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Pregnancy Discrimination Claims after Young v. UPS

It was a difficult delivery, but the Supreme Court in Young v. UPS[1] gave birth to a new test in determining whether an employer has violated the Pregnancy Discrimination Act (“PDA”)[2].

The PDA set out two clauses – the first expanded Title VII of the Civil Rights Act of 1964 to expressly include pregnancy and related conditions as an unlawful form of discrimination. This clause came about in answer to the Supreme Court case of General Electric v. Gilbert, which excluded pregnancy as a form of sex discrimination. The second clause became the central issue of Young, providing that “women affected by pregnancy, childbirth, or related medical conditions shall be treated the same for all employment-related purposes…as other persons not so affected but similar in their ability or inability to work.”[3] Federal courts have struggled to determine the meaning of this clause, wrestling with the appropriate groups for comparison with pregnant women for purposes of the statute.

Attractive Pregnant EngineerIn Young, the Supreme Court set out a new rule that walked the line between the arguments of the parties. UPS argued that its rule is pregnancy-neutral, as it does not single out pregnant employees since other disabilities aren’t accommodated, either. Young argued that women should receive accommodations that any other worker under a disability or temporary disability receives. The Court rejected both approaches, deciding instead that a plaintiff can make a prima facie case of discrimination by showing that “she belongs to the protected class, that she sought accommodation, that the employer did not accommodate her, and that the employer did accommodate others ‘similar in their ability or inability to work.’”[4] The employer must then articulate a legitimate, non-discriminatory basis for failing to accommodate the pregnant worker. The plaintiff, however, can then show that the policy reasons put forth by the employer do not justify the significant burden on pregnant woman to the point where it would appear that “reasons for failing to accommodate pregnant employees give rise to an inference of intentional discrimination.”[5]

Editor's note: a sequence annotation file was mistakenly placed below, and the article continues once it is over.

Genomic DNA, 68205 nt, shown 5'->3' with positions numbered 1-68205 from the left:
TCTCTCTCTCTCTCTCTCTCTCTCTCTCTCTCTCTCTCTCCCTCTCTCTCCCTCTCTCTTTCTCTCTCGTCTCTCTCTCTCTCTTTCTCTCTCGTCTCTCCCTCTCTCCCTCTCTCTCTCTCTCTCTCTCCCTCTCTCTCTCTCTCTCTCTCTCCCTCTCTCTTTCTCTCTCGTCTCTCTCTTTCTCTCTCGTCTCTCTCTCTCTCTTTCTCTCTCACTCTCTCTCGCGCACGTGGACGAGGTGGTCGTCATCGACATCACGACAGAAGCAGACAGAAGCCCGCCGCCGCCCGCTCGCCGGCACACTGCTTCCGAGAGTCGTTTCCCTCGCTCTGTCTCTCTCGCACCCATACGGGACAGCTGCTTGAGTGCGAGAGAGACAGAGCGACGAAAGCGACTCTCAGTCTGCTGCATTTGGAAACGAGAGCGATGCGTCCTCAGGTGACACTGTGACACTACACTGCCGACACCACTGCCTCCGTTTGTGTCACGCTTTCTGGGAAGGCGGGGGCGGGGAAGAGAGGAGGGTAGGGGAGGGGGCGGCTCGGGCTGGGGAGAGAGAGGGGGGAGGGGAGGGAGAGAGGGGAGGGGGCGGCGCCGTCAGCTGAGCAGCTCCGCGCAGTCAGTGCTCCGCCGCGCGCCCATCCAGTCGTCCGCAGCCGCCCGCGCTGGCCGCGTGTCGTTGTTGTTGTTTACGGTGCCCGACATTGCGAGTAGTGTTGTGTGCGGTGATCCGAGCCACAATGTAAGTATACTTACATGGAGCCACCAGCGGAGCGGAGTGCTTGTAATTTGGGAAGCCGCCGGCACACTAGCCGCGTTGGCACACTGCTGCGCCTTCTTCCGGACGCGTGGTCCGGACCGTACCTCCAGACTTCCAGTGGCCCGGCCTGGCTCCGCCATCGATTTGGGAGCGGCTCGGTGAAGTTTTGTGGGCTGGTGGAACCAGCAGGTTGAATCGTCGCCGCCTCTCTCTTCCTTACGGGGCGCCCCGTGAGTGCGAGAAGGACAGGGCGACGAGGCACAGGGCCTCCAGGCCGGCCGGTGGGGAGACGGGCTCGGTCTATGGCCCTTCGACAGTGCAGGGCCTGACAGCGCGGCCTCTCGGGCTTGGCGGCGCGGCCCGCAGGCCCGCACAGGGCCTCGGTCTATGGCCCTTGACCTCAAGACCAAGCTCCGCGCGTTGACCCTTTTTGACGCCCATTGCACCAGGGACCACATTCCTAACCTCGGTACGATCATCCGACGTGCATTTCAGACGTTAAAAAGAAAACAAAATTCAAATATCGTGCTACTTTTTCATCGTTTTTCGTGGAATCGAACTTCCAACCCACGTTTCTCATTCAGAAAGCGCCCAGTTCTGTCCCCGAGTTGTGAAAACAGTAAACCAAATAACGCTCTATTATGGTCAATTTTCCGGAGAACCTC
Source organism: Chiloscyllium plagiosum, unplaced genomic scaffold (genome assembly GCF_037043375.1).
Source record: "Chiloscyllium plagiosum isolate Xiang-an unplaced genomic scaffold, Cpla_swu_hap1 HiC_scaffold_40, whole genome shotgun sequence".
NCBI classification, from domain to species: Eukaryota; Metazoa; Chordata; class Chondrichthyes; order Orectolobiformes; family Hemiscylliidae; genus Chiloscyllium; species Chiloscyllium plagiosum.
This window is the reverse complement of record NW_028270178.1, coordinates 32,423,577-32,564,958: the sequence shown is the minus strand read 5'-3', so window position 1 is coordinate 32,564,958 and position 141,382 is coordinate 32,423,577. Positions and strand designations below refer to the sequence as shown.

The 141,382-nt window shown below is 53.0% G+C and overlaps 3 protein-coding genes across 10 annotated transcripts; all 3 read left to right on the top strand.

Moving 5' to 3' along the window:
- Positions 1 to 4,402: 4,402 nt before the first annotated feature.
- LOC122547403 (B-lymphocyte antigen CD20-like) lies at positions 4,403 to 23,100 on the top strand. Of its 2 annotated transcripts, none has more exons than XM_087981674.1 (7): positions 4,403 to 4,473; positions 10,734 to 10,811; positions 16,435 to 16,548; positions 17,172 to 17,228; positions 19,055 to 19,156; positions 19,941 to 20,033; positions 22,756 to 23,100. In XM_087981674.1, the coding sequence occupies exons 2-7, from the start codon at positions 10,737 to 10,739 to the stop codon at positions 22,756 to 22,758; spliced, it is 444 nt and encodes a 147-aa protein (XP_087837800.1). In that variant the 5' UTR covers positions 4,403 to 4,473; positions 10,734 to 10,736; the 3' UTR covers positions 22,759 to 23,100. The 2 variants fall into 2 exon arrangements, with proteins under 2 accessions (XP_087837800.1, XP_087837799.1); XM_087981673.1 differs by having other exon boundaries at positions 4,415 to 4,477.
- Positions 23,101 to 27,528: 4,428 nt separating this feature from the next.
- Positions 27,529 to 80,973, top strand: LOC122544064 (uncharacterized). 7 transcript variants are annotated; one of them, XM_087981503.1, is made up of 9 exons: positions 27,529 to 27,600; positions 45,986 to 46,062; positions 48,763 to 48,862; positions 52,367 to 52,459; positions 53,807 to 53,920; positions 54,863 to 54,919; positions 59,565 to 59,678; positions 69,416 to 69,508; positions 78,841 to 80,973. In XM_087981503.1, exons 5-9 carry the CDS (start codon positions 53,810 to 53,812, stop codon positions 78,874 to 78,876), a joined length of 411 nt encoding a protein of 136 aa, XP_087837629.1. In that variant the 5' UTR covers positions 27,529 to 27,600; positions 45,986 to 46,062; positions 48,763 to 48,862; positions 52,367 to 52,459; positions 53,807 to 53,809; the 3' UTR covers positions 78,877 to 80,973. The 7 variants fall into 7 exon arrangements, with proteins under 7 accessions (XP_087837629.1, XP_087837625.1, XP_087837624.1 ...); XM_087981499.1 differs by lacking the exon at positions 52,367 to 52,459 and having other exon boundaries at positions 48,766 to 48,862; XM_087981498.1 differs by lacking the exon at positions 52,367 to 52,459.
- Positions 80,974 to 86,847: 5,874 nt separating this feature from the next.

Where this decision truly affects employers, however, is where the court explicitly takes apart recently-released EEOC guidance on the issue. The EEOC released guidance in July of 2014 that adopted a broad reading of the protection in the PDA along the lines of Young’s argument to the court. The court explicitly rejected that interpretation, suggesting that it granted pregnant women “most favored nation” status. The reading of the statue in Young falls short of EEOC guidance, providing a bit of ease to employers who do not have to accommodate pregnant woman in the same way as any other employer under a disability. Employers must instead have a policy rationale that substantially justifies the burden on pregnant workers from non-accommodation, but employers should be on the safe side and accommodate pregnancy where possible.

If you have questions about the Supreme Court’s decision in Young v. UPS and how it may affect your workforce, contact the attorneys of McBrayer PLLC.

Services may be performed by others.

This article does not constitute legal advice.

[1] Young v. United Parcel Service, Inc., 575 U.S. ___(2015)

[2] Pregnancy Discrimination Act, Pub..L. No. 95-555 (1978)

[3] 42 USC 2000e (k)

[4] Young at 20

[5] Id. at 22

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